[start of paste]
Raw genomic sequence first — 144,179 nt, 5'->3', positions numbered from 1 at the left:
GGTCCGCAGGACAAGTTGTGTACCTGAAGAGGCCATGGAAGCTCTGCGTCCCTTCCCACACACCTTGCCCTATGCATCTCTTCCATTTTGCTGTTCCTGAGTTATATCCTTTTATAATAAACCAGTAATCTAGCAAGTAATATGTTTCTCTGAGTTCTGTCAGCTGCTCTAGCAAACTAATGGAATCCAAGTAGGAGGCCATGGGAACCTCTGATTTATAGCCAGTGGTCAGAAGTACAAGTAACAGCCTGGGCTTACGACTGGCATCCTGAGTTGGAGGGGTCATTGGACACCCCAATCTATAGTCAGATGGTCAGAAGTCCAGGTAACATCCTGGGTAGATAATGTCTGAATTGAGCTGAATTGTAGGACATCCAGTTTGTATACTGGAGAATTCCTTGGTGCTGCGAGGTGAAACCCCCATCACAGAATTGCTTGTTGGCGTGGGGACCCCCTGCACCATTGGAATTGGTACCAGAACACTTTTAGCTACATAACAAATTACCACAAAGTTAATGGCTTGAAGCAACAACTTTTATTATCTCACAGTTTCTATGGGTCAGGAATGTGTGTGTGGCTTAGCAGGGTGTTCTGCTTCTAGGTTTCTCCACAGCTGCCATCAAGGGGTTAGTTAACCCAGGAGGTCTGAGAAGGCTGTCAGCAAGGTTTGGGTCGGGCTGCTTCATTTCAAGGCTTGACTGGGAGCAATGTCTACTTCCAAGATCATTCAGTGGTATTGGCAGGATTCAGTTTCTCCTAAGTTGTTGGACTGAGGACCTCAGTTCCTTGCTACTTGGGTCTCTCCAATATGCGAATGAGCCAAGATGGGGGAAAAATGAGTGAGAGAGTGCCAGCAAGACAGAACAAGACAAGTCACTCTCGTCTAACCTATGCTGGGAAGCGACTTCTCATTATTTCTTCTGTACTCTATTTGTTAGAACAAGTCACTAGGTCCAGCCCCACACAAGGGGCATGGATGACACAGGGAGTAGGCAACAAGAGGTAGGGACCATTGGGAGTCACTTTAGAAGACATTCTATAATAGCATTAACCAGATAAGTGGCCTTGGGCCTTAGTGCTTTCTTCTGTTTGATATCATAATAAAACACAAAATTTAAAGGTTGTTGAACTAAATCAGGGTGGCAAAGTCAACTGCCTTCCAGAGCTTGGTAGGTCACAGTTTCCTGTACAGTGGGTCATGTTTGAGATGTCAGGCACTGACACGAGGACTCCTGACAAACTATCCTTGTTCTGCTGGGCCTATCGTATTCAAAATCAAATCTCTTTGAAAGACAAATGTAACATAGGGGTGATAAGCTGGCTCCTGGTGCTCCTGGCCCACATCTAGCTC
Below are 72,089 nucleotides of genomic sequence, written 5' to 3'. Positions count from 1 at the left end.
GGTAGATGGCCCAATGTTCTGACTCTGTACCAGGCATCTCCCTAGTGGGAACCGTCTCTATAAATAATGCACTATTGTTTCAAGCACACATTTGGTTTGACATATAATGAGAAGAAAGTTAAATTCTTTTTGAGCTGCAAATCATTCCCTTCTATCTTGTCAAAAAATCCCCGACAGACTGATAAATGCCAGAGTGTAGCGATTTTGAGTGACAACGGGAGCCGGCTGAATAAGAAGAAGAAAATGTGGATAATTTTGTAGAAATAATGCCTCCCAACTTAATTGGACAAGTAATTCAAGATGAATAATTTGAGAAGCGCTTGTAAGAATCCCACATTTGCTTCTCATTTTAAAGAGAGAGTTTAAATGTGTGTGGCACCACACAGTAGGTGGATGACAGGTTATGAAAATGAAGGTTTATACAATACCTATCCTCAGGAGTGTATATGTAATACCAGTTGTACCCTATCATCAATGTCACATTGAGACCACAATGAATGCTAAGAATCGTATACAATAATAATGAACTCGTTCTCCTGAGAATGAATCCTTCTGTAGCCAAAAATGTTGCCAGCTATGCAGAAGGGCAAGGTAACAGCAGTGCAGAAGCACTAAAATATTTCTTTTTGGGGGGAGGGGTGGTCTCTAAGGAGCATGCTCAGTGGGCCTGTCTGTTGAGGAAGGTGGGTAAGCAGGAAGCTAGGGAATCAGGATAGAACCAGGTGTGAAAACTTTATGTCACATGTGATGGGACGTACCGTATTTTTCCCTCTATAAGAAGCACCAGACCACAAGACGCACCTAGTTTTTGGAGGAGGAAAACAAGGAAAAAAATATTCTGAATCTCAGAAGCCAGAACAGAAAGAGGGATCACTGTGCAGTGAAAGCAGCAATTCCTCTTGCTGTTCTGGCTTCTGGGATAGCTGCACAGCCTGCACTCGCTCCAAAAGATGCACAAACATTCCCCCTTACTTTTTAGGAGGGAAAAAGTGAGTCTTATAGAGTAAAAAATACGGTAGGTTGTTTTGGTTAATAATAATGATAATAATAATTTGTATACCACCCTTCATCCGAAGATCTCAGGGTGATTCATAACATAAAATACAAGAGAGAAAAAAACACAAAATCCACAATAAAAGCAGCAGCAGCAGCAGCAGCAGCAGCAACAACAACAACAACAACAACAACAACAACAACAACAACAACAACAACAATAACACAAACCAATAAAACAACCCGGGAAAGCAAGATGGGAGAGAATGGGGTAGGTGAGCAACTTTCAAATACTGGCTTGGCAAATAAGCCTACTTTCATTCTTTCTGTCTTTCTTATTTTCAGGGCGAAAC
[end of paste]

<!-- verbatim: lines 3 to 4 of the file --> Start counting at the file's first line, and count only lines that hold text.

Below are 72,089 nucleotides of genomic sequence, written 5' to 3'. Positions count from 1 at the left end.
GGTAGATGGCCCAATGTTCTGACTCTGTACCAGGCATCTCCCTAGTGGGAACCGTCTCTATAAATAATGCACTATTGTTTCAAGCACACATTTGGTTTGACATATAATGAGAAGAAAGTTAAATTCTTTTTGAGCTGCAAATCATTCCCTTCTATCTTGTCAAAAAATCCCCGACAGACTGATAAATGCCAGAGTGTAGCGATTTTGAGTGACAACGGGAGCCGGCTGAATAAGAAGAAGAAAATGTGGATAATTTTGTAGAAATAATGCCTCCCAACTTAATTGGACAAGTAATTCAAGATGAATAATTTGAGAAGCGCTTGTAAGAATCCCACATTTGCTTCTCATTTTAAAGAGAGAGTTTAAATGTGTGTGGCACCACACAGTAGGTGGATGACAGGTTATGAAAATGAAGGTTTATACAATACCTATCCTCAGGAGTGTATATGTAATACCAGTTGTACCCTATCATCAATGTCACATTGAGACCACAATGAATGCTAAGAATCGTATACAATAATAATGAACTCGTTCTCCTGAGAATGAATCCTTCTGTAGCCAAAAATGTTGCCAGCTATGCAGAAGGGCAAGGTAACAGCAGTGCAGAAGCACTAAAATATTTCTTTTTGGGGGGAGGGGTGGTCTCTAAGGAGCATGCTCAGTGGGCCTGTCTGTTGAGGAAGGTGGGTAAGCAGGAAGCTAGGGAATCAGGATAGAACCAGGTGTGAAAACTTTATGTCACATGTGATGGGACGTACCGTATTTTTCCCTCTATAAGAAGCACCAGACCACAAGACGCACCTAGTTTTTGGAGGAGGAAAACAAGGAAAAAAATATTCTGAATCTCAGAAGCCAGAACAGAAAGAGGGATCACTGTGCAGTGAAAGCAGCAATTCCTCTTGCTGTTCTGGCTTCTGGGATAGCTGCACAGCCTGCACTCGCTCCAAAAGATGCACAAACATTCCCCCTTACTTTTTAGGAGGGAAAAAGTGAGTCTTATAGAGTAAAAAATACGGTAGGTTGTTTTGGTTAATAATAATGATAATAATAATTTGTATACCACCCTTCATCCGAAGATCTCAGGGTGATTCATAACATAAAATACAAGAGAGAAAAAAACACAAAATCCACAATAAAAGCAGCAGCAGCAGCAGCAGCAGCAGCAACAACAACAACAACAACAACAACAACAACAACAACAACAACAACAACAATAACACAAACCAATAAAACAACCCGGGAAAGCAAGATGGGAGAGAATGGGGTAGGTGAGCAACTTTCAAATACTGGCTTGGCAAATAAGCCTACTTTCATTCTTTCTGTCTTTCTTATTTTCAGGGCGAAAC